Pirelli released their finding on the tire issues experienced at the Belgian Grand Prix earlier today and the fallout has been mixed.
Sebastian Vettel is pleased with the response from Pirelli and so is Mercedes driver Nico Rosberg. Vettel said:
“We’ve been looking very closely into the issue we had,” said Vettel.
“Pirelli has been supportive and very open in the discussions, which is the most important thing, and to make sure we learn from that.
“They have been very, very professional, have handled it with extreme care, very seriously, things are going the right way, and our target now is to improve the situation and make progress.
“And what’s more important than any sort of press release is the feeling I got when I spoke to the engineers and to Pirelli.”
While Rosberg is quoted as saying:
“It has been handled with extreme precision and a lot of energy has gone into it, which I’m happy to see because it requires that,” he said.
“I’m confident we’ll be driving safely.”
But one guy who didn’t suffer a blowout like Vettel and Rosberg isn’t too happy with Pirelli’s suggestion and remedy of adding 5psi to the air pressure in the tires for the Italian Grand Prix this weekend.
That guy would be current world champion Lewis Hamilton who said:
“In terms of putting the pressures up, I don’t think it’s the right thing, but they might not do it anyway.
“But I don’t think any of us have tried 5psi more because they are not designed to have 5psi more; they work in a range. So we will be moving out of the optimum range of the tyre, we’ll be using a different part of the tyre, which means more wear, less grip. It’s going to be a disaster.
“ So I hope they don’t put 5pis more in. A couple is ok.”
So the two drivers who were impacted by the event were fine with it but Lewis says this is going to be a disaster. Clearly this would be a different operating parameter the drivers would notice.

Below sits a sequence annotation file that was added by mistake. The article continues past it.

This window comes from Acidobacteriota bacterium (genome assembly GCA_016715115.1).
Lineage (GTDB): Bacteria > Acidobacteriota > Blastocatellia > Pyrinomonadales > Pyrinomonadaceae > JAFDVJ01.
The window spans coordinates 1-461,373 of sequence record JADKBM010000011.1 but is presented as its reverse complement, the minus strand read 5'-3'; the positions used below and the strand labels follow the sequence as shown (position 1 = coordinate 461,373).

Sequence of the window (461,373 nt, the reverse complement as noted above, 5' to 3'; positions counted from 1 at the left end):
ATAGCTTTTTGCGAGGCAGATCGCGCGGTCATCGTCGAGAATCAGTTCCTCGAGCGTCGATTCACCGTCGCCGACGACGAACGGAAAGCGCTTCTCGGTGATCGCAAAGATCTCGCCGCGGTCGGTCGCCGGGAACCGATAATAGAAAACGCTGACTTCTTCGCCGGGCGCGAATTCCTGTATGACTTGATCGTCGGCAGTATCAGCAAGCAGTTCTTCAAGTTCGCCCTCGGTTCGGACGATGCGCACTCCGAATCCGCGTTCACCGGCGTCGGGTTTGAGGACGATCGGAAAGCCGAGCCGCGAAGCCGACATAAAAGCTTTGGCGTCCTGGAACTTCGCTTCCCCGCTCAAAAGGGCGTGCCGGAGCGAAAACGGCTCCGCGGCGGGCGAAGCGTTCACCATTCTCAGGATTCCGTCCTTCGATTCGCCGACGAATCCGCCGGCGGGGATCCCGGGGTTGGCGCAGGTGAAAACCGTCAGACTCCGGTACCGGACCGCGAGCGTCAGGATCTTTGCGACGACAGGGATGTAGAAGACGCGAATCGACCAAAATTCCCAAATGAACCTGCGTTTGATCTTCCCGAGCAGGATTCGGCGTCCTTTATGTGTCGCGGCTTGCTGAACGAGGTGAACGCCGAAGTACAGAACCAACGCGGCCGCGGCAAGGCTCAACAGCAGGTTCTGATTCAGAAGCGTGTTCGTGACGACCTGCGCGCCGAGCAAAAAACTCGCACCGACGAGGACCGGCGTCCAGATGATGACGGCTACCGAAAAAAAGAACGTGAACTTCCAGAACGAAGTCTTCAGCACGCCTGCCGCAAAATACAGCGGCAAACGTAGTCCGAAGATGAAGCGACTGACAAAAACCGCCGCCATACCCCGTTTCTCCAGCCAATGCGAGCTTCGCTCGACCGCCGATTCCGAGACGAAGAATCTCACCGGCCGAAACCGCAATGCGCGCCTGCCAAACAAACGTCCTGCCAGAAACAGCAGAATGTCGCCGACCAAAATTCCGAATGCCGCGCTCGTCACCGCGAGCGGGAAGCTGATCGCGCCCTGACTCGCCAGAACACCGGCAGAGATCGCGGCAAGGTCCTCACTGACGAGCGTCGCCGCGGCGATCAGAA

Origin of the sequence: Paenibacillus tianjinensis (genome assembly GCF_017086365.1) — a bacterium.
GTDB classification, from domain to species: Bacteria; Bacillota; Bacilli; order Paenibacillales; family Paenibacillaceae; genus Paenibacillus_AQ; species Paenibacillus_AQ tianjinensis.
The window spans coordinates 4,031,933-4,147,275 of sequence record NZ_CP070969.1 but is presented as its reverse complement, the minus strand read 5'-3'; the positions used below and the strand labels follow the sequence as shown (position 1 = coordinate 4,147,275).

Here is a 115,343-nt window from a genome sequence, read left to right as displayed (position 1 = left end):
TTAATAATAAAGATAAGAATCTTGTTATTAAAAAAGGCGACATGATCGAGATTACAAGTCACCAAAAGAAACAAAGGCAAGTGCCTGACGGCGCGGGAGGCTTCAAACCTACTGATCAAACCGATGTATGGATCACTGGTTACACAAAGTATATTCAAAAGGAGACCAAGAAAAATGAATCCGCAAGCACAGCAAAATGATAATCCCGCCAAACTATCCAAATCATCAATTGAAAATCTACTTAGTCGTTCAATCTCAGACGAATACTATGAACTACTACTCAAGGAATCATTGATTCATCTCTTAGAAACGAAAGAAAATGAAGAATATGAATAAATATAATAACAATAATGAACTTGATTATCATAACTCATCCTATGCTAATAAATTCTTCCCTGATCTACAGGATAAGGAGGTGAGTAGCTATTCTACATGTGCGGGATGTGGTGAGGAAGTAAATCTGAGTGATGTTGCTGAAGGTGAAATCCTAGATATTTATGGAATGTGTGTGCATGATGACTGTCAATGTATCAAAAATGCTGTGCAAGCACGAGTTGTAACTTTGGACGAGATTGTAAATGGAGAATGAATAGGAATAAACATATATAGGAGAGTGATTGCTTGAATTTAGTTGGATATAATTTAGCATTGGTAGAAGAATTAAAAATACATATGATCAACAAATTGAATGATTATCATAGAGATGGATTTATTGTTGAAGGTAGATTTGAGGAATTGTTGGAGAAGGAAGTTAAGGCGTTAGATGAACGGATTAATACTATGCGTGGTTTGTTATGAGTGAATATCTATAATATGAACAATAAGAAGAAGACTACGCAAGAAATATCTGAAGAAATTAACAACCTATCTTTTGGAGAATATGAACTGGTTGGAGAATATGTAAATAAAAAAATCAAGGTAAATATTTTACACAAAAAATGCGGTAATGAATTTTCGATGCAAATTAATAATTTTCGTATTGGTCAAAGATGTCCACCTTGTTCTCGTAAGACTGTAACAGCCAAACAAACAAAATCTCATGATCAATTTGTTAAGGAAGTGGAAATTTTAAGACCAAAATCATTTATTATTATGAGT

I went to our own professional driver, Paul Charsley, to get the lowdown on just how that would impact the situation.
“(It’s) a massive change, you would normally be working with 1 or 2psi increments. It would not be an adjustable an adjustable parameter so everything changes.
Springs, shocks, ride height etc. Everything changes. Go add 25% more air to your BMW and see how that feels. The cars are designed around the tire so the implications are huge. It certainly could be a huge impact and shake the grid up.”
I’m not a professional driver but Paul is so I take his word for it regarding the impact on the chassis. I do know the cars are designed around the tire, that’s why they are not at all happy about Michelin’s desire to move toward an 18″ wheel. It would radically impact the chassis they have been designing around all these years and a low-profile tire is not necessarily the best for F1.
Many believed that the outcome of Pirelli’s analysis would be a mandated lap limit per compound meaning 15 laps for softs, 20 laps for mediums. As it is, Pirelli are recommending teams move from 17/18psi to 22/23psi per tire.